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hours. >> roughly 660 people die each and every year from heat-related illness. >> i'm on shirt number three today. >> the worst is probably heading our way on saturday. feels-like temperatures to at least 115 degrees. >> this rally was a chance to test out how this controversial approach is resonating with his supporters and it appeared they are with him all the way. >> protesters said how can he look at what we're doing and not reconsider? this was the front line of the protests. >> we reached out to expectationspacey's attorney. he is not out of legal jeopardy completely. he is reportedly still facing sexual assault allegations in great britain. elon mausk has plans to connect your thoughts to your computer. wibrain. olves planting tiny >> having computers in our brain is not going to end well. can we agree on this? think how many times you hit reply all by mistake.
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imagine you could reply with your brain. your co-worker the next day is like, yesterday you said yesterday, you sent that to the entire office. toyota. let's go places. that reply all is the worst. have you ever done that? >> that's a very scary idea there, the chip in your brain. >> elon musk has a lot of plans, a lot of ideas. maybe table this one. >> big elon musk fan. i'm gayle king with anthony mason and tony dokoupil. officials are warning tens of millions of americans to take extra precautions as a dangerous heat wave hits two-thirds of this country. the heat is already proving deadly. maryland officials say two people suffered heat-related deaths this week. jeff berardelli is here. jeff, the question now, how long can we expect these sweltering temperatures to last? >> the worst of it, gayle, is through about sunday or so.
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then a major relief is on the way for the northeast especially. so just hold on for a few days. things will get be, dus oppress heat is on the way. you have heard the term it's not the heat, it's the humidity. it's never been more twru than the next few days. dew point measures how much moisture in the atmosphere. in miami the highest dew points are in the low 80s. we are going to see that all the way up to iowa and minnesota, and places like omaha, nebraska. so even though high temperatures will only be around 90, 92, 93 degrees, feels-like temperatures will be as high as 115 to 120 degrees. on saturday that heat shifts to the east. look at washington, d.c., new york, and raleigh. we are talking heat indices again up to around 110, maybe as high as 115. limit your time outdoors. there is a direct connection between more extreme heat and climate change. in fact, it's the most direct connection when you talk about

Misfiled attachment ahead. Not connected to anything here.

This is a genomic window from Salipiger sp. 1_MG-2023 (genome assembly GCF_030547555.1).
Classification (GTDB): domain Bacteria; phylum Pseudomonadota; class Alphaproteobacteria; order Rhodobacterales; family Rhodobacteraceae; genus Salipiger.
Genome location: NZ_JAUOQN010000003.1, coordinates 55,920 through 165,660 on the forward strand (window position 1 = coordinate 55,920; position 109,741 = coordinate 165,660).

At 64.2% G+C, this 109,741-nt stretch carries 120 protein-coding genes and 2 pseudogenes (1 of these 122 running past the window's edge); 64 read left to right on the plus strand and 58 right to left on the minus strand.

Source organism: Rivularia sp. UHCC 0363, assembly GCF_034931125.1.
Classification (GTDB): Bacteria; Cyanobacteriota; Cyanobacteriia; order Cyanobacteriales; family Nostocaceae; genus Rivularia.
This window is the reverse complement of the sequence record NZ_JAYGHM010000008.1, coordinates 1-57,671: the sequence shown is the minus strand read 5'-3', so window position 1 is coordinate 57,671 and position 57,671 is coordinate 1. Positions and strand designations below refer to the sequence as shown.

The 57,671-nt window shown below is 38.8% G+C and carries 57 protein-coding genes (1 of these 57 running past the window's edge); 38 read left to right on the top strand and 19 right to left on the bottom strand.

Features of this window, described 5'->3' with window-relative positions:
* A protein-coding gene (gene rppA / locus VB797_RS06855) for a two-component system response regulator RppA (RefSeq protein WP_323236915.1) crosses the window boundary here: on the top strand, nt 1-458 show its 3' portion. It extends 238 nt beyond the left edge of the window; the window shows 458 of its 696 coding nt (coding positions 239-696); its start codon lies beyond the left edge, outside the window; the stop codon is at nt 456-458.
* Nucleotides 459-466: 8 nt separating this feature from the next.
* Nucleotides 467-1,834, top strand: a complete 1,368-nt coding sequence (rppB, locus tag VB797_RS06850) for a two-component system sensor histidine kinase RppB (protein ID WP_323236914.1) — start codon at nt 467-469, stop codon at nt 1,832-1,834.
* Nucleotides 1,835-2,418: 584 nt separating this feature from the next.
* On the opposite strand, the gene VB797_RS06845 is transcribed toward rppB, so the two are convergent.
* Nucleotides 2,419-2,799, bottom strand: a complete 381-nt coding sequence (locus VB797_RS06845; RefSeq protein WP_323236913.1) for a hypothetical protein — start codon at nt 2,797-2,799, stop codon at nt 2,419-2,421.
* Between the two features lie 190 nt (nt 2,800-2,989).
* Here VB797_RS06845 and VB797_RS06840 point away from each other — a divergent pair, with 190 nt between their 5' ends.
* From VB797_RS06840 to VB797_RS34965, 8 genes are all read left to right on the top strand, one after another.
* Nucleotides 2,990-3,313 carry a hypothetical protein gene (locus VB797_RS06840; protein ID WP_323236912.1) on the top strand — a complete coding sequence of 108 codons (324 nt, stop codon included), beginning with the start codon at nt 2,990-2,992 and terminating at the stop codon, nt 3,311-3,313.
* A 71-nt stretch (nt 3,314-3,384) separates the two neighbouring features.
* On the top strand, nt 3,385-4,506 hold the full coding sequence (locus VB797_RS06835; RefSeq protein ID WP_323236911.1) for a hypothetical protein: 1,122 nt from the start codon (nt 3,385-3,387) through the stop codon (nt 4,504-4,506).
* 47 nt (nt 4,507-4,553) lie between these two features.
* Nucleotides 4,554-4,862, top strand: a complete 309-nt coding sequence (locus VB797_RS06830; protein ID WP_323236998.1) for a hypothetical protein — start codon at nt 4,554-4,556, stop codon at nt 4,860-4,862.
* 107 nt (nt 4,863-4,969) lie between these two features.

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climate change. a new study from the union of concerned scientists. that is a serious science organization. this is what they fund. by 2050 we will see 105 heat index temperatures triple. triple the amount of heat index days above 105. by leightonstery tate -- we maye end of the scale. by 2100, boston may have as many extreme heat days as columbia, south carolina. so it's going to get worse unless we stop our emissions. >> all right. jeff, thank you very much. the nation's capitol is among the places bracing for triple-digit heat. temperature in washington, d.c. will be 113 degrees, rivaling death valley in california. this could cause dangerous problems for drivers. kris van cleave is in washington. what are the richkss? >> good morning. i have been sitting this car for the last 15 minutes or so.
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you can see i have started to sweat. while it's a relatively comfortable 81 degrees outside, inside the car we are closer to 90. that's going to continue to climb. that can make things particularly dangerous for drivers. already this year at least 21 kids who have been left in that hot car have died. there was a case on tuesday. a baby girl in richmond, virginia, died after she was apparently left in a car when the temperature was in the low 90s. a car's temperature will increase up to 40 degrees in an hour, particularly in the hot sun. 80% of that increase comes in the first 30 minutes. so if it's 95 degrees outside like it will be here tomorrow, within ten minutes it's 114 in the car. within 30 it's 129 degrees. now, aaa warns it can drain your car battery. it can also contribute to damage to your vehicle. they recommend drivers make sure vehicles are in good working order, topping off fluids and